A new satellite expected to be launched this month will improve drought monitoring around the world, the US space agency said in a statement.
The Soil Moisture Active Passive (SMAP) satellite will provide the best maps yet of soil moisture levels from pole-to-pole.
The satellite, which will be carried aloft by a Delta II rocket, is likely to be launched Jan 29 from Vandenberg Air Force Base in California.
Soil moisture is one of the key factors in estimating drought severity; it also influences local weather, adds to hazards such as flooding, and plays a role in how plants store and release carbon.
“I think the next couple of years are going to be very exciting for Earth science,” said Dara Entekhabi, SMAP science team lead and an environmental engineer at the Massachusetts Institute of Technology (MIT).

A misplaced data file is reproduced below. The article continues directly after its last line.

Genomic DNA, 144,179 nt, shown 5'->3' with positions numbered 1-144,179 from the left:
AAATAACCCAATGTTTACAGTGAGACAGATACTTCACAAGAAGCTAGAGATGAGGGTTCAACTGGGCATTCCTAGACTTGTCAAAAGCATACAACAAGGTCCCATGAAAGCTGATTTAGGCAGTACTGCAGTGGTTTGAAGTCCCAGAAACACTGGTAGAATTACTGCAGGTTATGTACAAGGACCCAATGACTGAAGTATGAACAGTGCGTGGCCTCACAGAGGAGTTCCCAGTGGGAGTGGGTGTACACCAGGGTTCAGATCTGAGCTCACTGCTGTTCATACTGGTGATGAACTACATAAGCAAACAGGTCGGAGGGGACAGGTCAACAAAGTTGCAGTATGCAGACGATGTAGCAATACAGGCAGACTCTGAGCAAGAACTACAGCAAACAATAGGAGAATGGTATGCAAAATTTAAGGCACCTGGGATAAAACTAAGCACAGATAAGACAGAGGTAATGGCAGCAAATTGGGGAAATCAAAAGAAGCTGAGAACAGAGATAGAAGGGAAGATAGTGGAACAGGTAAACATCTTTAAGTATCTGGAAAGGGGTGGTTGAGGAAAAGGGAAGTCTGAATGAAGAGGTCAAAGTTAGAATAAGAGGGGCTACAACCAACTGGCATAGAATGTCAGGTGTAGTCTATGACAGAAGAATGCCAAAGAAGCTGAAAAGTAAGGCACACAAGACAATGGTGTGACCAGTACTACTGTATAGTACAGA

Data from the satellite will track global soil moisture levels for the top two inches of the Earth’s surface every two to three days.
Scientists will for the first time get a bird’s-eye view of drought patterns; for instance, they will watch where droughts begin and end, and how droughts spread across large areas.
The mission is planned to last three years, at a cost of $916 million (including launch), but the instruments could last several years longer.
The soil moisture maps will help farmers who depend on rain to irrigate crops.
The SMAP satellite’s most prominent feature is its rotating mesh antenna, which measures nearly six metres across – the largest ever deployed in space.
“The spacecraft looks somewhat like the tail wagging the dog with this very large antenna,” said Kent Kellogg, SMAP project manager at NASA’s Jet Propulsion Laboratory in Pasadena, California.
SMAP was one of five Earth observation satellites that NASA targeted for blast off in 2014.